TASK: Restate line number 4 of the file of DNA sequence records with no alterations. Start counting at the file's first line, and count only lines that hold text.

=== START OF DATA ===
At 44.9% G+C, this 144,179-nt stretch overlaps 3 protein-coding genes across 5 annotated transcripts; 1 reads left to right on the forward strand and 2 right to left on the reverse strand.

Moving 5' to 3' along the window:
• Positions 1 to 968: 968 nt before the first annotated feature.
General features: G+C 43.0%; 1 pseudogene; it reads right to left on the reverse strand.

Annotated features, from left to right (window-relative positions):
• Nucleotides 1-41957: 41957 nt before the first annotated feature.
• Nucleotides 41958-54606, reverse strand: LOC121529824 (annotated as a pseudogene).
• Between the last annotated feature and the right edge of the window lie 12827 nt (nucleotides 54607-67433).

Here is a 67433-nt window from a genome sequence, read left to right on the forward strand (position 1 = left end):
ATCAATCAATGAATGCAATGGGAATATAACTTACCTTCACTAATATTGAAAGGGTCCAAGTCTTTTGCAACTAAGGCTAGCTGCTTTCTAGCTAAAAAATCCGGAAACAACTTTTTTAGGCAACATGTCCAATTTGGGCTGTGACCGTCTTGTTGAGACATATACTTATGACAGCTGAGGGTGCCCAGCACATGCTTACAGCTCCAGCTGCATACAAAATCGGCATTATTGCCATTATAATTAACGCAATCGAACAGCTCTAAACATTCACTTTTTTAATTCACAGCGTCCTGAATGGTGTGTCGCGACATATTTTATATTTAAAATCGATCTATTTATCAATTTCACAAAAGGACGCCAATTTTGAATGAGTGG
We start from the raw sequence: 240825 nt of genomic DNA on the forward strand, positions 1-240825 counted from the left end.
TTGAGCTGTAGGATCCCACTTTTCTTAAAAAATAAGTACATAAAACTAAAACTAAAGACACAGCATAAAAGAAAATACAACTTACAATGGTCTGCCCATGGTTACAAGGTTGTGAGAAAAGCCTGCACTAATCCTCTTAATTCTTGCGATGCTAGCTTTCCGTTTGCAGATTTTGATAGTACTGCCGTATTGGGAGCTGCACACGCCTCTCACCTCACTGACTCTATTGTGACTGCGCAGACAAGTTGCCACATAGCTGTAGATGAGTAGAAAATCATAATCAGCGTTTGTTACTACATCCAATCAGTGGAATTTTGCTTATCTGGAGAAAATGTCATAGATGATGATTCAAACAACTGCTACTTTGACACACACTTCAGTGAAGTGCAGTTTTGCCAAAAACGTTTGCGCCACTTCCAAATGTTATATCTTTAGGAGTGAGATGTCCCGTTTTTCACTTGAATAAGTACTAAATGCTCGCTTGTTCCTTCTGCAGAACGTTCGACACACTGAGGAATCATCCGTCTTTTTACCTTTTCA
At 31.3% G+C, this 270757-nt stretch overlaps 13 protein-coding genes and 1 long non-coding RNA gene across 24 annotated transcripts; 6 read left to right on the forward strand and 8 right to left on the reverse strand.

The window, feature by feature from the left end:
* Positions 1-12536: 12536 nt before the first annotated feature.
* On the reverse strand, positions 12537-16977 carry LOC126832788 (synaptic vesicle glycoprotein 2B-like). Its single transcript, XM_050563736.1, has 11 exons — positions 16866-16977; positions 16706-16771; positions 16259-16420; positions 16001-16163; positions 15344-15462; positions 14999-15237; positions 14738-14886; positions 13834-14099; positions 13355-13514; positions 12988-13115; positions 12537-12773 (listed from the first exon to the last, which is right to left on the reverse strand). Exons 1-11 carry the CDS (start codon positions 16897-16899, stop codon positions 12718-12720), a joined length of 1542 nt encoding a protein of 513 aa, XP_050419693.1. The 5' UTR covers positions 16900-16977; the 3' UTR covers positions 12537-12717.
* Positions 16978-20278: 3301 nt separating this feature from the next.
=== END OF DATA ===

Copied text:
General features: G+C 43.0%; 1 pseudogene; it reads right to left on the reverse strand.